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Prof. David Coggon: Environmental health hazards
Prof. David Coggon: Environmental health hazards
Prof. David Coggon: Environmental health hazards
Prof. David Coggon: Environmental health hazards
Prof. David Coggon: Environmental health hazards
Prof. David Coggon: Environmental health hazards
Prof. David Coggon: Environmental health hazards
Prof. David Coggon: Environmental health hazards
Prof. David Coggon: Environmental health hazards
Prof. David Coggon: Environmental health hazards
Prof. David Coggon: Environmental health hazards
Prof. David Coggon: Environmental health hazards
Prof. David Coggon: Environmental health hazards
Prof. David Coggon: Environmental health hazards
Prof. David Coggon: Environmental health hazards
Prof. David Coggon: Environmental health hazards
Prof. David Coggon: Environmental health hazards
Prof. David Coggon: Environmental health hazards
Prof. David Coggon: Environmental health hazards
Prof. David Coggon: Environmental health hazards
Prof. David Coggon: Environmental health hazards
Prof. David Coggon: Environmental health hazards
Prof. David Coggon: Environmental health hazards
Prof. David Coggon: Environmental health hazards
Prof. David Coggon: Environmental health hazards
Prof. David Coggon: Environmental health hazards
Prof. David Coggon: Environmental health hazards
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Prof. David Coggon: Environmental health hazards

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PowerPoint presentation that Prof. David Coggon of University of Southampton gave to the Isle of Wight branch of Cafe Scientifique on 10 October 2011

PowerPoint presentation that Prof. David Coggon of University of Southampton gave to the Isle of Wight branch of Cafe Scientifique on 10 October 2011

Published in: Health & Medicine, Technology
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Transcript

  • 1. CHEMICAL AND PHYSICALHAZARDS IN THE ENVIRONMENT David Coggon 1
  • 2. “People move to the countryside thinking it will be ahealthy environment to bring up their children and do notknow about the dangers and risks inherent in the sprayingof poisonous chemicals on surrounding fields, until theythemselves suffer adverse effects on their health” Georgina Downs (pesticides campaigner) 2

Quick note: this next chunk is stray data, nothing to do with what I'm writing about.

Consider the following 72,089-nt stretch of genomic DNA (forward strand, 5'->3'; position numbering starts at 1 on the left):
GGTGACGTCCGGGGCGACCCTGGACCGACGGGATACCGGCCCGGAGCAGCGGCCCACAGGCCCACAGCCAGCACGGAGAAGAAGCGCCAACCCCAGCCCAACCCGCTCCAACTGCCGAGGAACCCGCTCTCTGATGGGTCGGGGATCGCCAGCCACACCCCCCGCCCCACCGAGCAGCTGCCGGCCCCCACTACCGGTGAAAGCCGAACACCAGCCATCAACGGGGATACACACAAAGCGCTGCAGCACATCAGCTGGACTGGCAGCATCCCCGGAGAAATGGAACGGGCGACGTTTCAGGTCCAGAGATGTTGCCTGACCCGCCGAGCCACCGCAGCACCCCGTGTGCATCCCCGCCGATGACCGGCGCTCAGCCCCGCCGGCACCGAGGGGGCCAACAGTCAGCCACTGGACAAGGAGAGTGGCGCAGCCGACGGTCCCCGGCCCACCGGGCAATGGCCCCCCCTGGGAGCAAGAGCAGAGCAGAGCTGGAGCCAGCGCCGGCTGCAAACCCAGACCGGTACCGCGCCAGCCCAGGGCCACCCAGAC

• 3. MINIMATA DISEASE 5
  • 4. BHOPAL 6
  • 5. “With a third of all the food we eatcontaining them, pesticide residueshave become a routine ingredient inour diet. Something needs tochange.” Guardian 20.10.01
  • 6. HAZARDA hazard is a potential harmful effectof exposure to an agent, activity orstressor
  • 7. RISKRisk is the probability that a hazard willbe realised, given the circumstances ofexposure to an agent, activity orstressor
  • 8. Risk depends importantly onthe circumstances and extentof exposure 10
  • 9. QUANTIFICATION OF RISK • Relative risk • Attributable risk • Population attributable risk
  • 10. RISK AND UNCERTAINTY• Risks in individuals correspond to rates in populations• Risk estimates are subject to uncertainty because of incomplete scientific information• Unlike risk, uncertainty cannot be quantified empirically. It can only be characterised in terms of subjective beliefs. 14
  • 11. ASSESSING RISK• Extrapolation from existing scientific knowledge• Laboratory experiments in vitro and in vivo• Epidemiology• Experimental studies in humans
  • 12. RISK MANAGEMENT• Weighs risks and costs against benefits, taking account of uncertainties• Depends on value judgements
  • 13. THE PRECAUTIONARY PRINCIPLE“Where there are threats of serious orirreversible damage, lack of full scientificcertainty shall not be used as a reason forpostponing cost-effective measures toprevent environmental degradation.” UN Conference on Environment and Development 1992
  • 14. AIM OF PESTICIDE REGULATIONResidues of plant protection productsconsequent on application consistent withgood plant protection practice must nothave any harmful effects on human oranimal health 18
  • 15. METHOD OF RISK ASSESSMENT• Reasonable upper estimates of daily exposure are compared with appropriate toxicological reference values derived principally from animal studies• Tiered approach with assessment factors to allow for uncertainty 19
  • 16. MAIN SOURCES OF UNCERTAINTY• Extrapolation from animals to humans• Variation between individuals• Exposure modelling• Statistical uncertainties in underpinning data• Aggregated and cumulative exposures 20
  • 17. “The government allows thephone industry to focuspulse-modulated microwavebeams, pass them throughour homes – and slow-cookus day and night. We are inthe microwave oven againstour will – and it is switchedon.” 21
  • 18. MOBILE PHONES – THE CHALLENGE • New technology rapidly introduced on massive scale • Continually evolving 22
  • 19. APPROACH TO RISK ASSESSMENT• Heating of tissues is the only established hazard. Exposure-response is well- understood.• Seek evidence of other possible hazards from biophysics, in vitro and in vivo toxicology, human experiments and observational epidemiology 23
  • 20. MAIN SOURCES OF UNCERTAINTY• In vitro and animal models less developed and less standardised• Exposure characterisation• Bias, confounding and statistical uncertainty 24
  • 21. NOCEBO EFFECTSAdverse health effects, sometimeswith physical manifestations, that arisethrough psychological mechanisms 25
  • 22. EVIDENCE FOR NOCEBO EFFECTS• Patterns of illness do not fit with known toxicological mechanisms of disease• Psychological characteristics and health beliefs predict later illness• Double-blind randomised experiments 26
  • 23. 27

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